This is where Brooksley Born comes in. Greenspan, Rubin and Levitt reacted with alarm at her persistent interest in a fast-growing corner of the financial markets known as derivatives.
Unlike the commodity futures regulated by Born's agency (the Commodity Futures Trading Commission), newer entities called derivatives were not traded on an exchange, constituting "dark markets," that were under no regulatory provisions whatsoever. There were now millions of such private contracts, involving many of Wall Street's top firms.
Born wanted to shine a light into the dark, and after months of declaring the possible dangers that this enormous market posed to the financial system, she now wanted to open a formal discussion about whether to regulate them, and how to do it.
Greenspan, Rubin and Levitt were determined to derail her effort. Rubin agreed with Greenspan and Levitt that these newer contracts, often called "swaps," were not futures, thereby Born's agency did not have any legal authority to regulate them. These men believed that her call for a discussion had real-world consequences: It would cast doubt over the legality of trillions of dollars in existing contracts and create uncertainty over the market.
"Once she took a position, she would defend that position and go down fighting. That's what happened here," said Geoffrey Aronow, a senior CFTC staff member at the time. "When someone pushed her, she was inclined to stand there and push back."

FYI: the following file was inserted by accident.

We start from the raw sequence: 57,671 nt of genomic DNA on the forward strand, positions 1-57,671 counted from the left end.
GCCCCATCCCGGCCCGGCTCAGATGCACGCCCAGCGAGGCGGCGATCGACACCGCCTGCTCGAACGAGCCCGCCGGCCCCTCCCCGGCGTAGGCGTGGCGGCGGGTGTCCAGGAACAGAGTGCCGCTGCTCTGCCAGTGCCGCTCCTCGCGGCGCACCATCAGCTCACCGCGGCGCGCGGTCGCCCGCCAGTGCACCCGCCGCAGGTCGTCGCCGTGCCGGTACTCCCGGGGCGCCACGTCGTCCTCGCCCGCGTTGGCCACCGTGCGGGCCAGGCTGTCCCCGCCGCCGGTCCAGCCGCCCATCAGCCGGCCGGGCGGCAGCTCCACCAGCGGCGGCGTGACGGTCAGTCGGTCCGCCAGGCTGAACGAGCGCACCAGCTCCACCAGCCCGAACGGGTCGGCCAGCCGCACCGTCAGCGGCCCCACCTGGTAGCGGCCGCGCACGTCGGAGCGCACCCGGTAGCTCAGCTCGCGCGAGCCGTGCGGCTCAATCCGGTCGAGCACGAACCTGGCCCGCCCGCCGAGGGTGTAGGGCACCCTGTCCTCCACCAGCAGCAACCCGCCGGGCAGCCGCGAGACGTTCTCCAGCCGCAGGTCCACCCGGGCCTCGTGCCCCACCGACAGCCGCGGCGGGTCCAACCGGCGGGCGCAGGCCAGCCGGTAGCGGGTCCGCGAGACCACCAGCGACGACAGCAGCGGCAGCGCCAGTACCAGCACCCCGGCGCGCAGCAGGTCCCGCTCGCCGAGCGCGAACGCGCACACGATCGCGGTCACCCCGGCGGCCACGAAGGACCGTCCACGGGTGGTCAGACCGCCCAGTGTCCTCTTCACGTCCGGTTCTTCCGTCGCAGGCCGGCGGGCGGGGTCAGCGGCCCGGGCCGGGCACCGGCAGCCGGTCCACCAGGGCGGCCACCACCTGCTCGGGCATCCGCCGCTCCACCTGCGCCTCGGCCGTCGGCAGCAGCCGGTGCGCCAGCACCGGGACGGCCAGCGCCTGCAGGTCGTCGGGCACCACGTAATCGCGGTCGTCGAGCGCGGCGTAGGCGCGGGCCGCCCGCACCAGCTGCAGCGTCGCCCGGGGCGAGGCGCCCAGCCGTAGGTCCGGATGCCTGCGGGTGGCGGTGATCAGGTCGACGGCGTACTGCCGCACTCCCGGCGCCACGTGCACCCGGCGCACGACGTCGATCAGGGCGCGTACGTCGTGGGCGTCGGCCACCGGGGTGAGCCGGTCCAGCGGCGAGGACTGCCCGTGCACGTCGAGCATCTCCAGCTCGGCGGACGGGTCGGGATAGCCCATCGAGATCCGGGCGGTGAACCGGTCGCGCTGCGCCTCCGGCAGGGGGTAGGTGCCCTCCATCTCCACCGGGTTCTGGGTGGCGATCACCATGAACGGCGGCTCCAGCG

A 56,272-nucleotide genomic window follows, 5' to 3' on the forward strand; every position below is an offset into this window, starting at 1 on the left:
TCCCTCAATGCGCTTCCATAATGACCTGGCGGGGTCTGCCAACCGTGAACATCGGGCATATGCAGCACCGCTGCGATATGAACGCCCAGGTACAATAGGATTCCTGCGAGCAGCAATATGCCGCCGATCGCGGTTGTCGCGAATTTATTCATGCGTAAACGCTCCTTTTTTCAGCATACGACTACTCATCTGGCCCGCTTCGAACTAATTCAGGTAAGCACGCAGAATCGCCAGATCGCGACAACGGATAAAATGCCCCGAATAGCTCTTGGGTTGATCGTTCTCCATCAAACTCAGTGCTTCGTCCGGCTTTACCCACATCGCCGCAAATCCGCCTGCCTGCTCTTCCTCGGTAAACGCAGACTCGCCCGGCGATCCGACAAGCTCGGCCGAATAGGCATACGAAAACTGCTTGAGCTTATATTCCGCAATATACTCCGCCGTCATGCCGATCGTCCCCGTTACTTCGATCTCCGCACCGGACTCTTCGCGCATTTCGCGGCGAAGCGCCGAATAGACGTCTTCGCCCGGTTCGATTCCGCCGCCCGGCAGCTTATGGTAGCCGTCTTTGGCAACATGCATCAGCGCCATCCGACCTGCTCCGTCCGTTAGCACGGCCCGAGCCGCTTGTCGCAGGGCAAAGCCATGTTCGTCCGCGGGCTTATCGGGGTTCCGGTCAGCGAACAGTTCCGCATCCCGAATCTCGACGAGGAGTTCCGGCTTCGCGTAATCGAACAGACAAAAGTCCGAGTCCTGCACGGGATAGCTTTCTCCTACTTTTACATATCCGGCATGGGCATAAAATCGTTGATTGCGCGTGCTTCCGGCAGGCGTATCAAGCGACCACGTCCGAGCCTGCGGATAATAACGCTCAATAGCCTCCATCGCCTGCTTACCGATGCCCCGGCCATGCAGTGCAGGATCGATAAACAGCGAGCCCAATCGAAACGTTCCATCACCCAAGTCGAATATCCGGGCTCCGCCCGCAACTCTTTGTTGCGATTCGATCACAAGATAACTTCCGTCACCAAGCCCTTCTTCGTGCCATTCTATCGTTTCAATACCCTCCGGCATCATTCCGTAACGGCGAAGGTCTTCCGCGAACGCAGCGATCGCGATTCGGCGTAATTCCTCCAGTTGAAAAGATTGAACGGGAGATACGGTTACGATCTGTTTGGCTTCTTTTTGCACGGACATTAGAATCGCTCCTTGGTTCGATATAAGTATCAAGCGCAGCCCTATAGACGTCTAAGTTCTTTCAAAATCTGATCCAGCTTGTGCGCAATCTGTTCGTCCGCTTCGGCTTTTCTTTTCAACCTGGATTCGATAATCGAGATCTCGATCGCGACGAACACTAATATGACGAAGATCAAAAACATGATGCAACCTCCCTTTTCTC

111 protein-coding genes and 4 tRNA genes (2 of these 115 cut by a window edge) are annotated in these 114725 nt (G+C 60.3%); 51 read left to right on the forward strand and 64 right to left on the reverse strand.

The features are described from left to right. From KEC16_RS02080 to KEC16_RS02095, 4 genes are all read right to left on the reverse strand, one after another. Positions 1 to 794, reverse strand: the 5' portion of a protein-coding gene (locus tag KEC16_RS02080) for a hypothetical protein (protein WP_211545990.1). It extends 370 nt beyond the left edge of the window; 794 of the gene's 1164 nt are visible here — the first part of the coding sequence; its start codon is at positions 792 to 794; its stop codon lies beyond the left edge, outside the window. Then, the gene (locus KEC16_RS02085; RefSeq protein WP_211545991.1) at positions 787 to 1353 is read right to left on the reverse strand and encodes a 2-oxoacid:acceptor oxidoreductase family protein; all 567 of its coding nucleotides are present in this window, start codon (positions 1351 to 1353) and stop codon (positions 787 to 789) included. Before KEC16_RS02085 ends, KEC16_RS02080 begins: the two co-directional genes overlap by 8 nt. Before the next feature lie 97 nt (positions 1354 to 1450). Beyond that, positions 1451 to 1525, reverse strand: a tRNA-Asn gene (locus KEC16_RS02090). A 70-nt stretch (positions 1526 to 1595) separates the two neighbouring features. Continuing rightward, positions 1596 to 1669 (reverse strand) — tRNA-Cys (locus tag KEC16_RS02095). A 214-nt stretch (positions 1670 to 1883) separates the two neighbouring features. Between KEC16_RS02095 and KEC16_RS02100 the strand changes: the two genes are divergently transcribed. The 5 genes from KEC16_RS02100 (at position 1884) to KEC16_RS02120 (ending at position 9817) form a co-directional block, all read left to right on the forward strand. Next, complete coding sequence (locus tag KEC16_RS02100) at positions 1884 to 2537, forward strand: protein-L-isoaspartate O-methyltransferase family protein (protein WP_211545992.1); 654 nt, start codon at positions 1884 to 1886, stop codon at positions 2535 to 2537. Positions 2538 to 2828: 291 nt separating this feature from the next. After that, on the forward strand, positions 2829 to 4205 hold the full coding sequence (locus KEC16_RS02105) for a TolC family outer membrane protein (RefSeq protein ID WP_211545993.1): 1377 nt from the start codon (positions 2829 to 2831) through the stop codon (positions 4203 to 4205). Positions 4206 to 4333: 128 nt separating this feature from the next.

Born's was the lone voice predicting a possible economic collapse due to the hidden multi-trillion dollar market in derivatives. But at that time, although there were troubling indications, the markets were booming. Everyone was making money hand over fist, the Friedman model of deregulation seemed to be winning the day. Anyone who thought or voiced an opposing view was derided, ignored, or ridiculed into complacency.
"We knew it was a big deal [to attempt regulation] but the feeling was that something needed to be done," said Michael Greenberger, Born's Director of Trading and Markets. "The industry had been fighting regulation for years, and in the meantime, you saw them accumulate a huge amount of stuff and it was already causing dislocations in the economy. The government was being kept blind to it."
Born testified at least 17 times to a openly hostile Congress (who had been swayed by the advice of top Clinton economic advisors to ignore the rantings of the CFTC chairwoman. Asked what it was she was trying to protect, by members of the House of Representatives and the Senate who most likely didn't even know what a derivative was, she answered, "The money of the American public.").
In the end, Greenspan, Rubin, Levitt, Summers, and the others in The Working Group not only won the argument, they cut off the larger debate of regulated markets. After Born was marginalized in 1999, she quit, and no one stepped up to take her place, and once the Bush administration arrived in 2001, the push was for less regulation, not more. Voluntary oversight became the favored approach, and even those were accepted grudgingly by Wall Street, if at all.
All of the pieces were in place for disaster.

To be continued.